Unless you’re a real jerk, you probably think you’re a good friend. Once you’re out of high school, it’s not too hard to be one. But even if you’re a birthday-remembering, call-in-the-middle-of-the-night, send-flowers-for-breakups, all-around-reliable bestie in real life, you might not be such a great friend when it comes to Facebook. Here’s how to make sure you’re as good a friend online as you are in real life:
Say it in person:
Your status updates are not the place to air your grievances passive-aggressively.
Edit your photos before uploading:
Does your friend really want to share that blurry shot of herself with her eyes closed, halfway through a giant bite of her 2am bean burrito? Do you need to upload every photo where your beautiful friends vaguely resemble many-chinned sea monsters? There’s no award for posting the most photos to Facebook, so be discerning in the ones that you share.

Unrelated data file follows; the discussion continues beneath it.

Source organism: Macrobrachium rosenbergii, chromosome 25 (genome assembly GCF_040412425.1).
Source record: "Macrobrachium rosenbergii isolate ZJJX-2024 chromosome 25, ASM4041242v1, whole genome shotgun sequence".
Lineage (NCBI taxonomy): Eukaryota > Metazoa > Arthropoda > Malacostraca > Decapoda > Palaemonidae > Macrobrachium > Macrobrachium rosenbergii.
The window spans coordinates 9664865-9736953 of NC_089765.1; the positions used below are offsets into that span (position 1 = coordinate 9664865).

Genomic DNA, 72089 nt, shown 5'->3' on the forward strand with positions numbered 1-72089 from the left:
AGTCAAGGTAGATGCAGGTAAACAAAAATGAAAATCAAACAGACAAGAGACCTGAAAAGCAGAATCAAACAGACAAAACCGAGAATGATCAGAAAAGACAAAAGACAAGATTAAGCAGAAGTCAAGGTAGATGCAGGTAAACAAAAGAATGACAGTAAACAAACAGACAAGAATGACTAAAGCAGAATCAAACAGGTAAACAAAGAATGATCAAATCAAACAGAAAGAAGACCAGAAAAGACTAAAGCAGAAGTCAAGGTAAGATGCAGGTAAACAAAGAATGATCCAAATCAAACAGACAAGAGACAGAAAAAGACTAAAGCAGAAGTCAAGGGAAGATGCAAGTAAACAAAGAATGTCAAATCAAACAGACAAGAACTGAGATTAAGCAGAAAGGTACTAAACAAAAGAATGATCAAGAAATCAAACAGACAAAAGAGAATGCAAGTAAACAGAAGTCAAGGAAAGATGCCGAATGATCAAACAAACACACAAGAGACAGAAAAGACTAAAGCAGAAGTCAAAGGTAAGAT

Edit your photos again:
You guys had such a fun time on your vacation! But remember, the camera adds 10 pounds, and the Internet adds about 15 more. Rule of thumb: if she hasn’t posted a photo of herself in a bathing suit, you probably shouldn’t either unless you’ve obtained her expressed written permission in the presence of a notary public.
Don’t play tag:
There are few things less terrifying than an email from Facebook saying that someone has tagged 17 photos of you. A photo of you on Facebook is one thing, but a photo of you that identifies you by name and is available for your entire social network to see is another. Trust that if your friend wants that photo of themselves doing a keg stand at a bachelorette party available for their parents eyes to see, she’ll tag it herself.
Mind your business:
Good friends share in each other’s trials and each other’s joys. But she probably wants to be the one to announce her own pregnancy/engagment/new job. If she hasn’t posted about her life news herself, you shouldn’t either.
Mind your own business, too:
The status update box will always be there for you with a blinking cursor, urging you to share the most mundane details of your life. Your friends need you to resist the urge to fill their news feed with each of your passing thoughts. The more often you post your opinions on reality show contestants and the long line at your coffee shop, the less often they want to listen to them, online or off.